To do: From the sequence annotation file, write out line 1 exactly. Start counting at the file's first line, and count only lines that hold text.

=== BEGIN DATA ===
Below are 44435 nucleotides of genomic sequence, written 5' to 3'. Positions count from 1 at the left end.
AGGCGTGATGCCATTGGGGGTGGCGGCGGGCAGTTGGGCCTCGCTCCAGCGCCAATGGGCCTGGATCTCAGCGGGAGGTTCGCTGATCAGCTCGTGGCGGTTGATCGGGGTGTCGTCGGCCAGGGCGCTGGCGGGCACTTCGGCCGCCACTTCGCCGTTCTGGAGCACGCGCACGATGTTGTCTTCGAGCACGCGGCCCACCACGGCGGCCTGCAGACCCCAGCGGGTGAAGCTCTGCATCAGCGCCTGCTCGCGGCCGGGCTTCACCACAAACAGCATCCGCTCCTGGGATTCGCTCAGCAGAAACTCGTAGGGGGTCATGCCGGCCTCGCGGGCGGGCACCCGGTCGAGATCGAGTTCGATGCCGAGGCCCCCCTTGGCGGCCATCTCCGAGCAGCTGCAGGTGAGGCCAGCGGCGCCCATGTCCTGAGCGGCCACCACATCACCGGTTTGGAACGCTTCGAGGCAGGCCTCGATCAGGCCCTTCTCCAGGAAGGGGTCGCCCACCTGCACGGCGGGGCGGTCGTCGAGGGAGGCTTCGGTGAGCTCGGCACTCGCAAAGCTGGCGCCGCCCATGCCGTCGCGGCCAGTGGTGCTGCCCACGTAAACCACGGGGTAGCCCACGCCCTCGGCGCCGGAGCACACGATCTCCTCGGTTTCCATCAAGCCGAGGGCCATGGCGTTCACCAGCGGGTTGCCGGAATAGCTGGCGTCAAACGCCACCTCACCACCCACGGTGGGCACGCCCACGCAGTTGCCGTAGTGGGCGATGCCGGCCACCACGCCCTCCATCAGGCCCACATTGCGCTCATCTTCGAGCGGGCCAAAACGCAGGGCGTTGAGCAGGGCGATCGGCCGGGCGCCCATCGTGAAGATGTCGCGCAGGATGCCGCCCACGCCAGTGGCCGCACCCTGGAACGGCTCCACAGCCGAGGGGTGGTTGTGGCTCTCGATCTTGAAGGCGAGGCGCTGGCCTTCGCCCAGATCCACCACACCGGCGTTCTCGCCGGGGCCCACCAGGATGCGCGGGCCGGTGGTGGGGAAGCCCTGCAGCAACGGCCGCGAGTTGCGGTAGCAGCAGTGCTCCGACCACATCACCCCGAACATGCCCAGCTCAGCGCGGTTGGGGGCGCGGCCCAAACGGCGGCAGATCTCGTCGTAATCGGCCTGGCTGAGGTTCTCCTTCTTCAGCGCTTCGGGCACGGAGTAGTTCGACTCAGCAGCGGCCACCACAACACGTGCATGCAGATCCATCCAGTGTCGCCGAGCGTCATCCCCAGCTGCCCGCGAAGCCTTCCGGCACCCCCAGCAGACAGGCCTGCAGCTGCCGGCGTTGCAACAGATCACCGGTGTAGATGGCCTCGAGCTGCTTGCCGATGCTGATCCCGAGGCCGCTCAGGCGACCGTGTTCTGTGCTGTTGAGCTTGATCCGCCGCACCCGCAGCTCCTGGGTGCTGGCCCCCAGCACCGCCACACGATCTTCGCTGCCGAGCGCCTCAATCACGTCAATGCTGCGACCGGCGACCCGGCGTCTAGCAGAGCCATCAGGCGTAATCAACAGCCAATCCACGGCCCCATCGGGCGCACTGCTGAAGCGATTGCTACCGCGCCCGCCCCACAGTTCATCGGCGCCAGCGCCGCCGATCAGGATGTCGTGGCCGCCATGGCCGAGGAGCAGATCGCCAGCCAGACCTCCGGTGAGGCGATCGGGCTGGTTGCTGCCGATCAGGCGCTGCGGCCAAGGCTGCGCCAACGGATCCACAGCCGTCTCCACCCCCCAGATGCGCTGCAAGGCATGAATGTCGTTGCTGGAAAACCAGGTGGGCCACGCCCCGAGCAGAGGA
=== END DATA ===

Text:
Below are 44435 nucleotides of genomic sequence, written 5' to 3'. Positions count from 1 at the left end.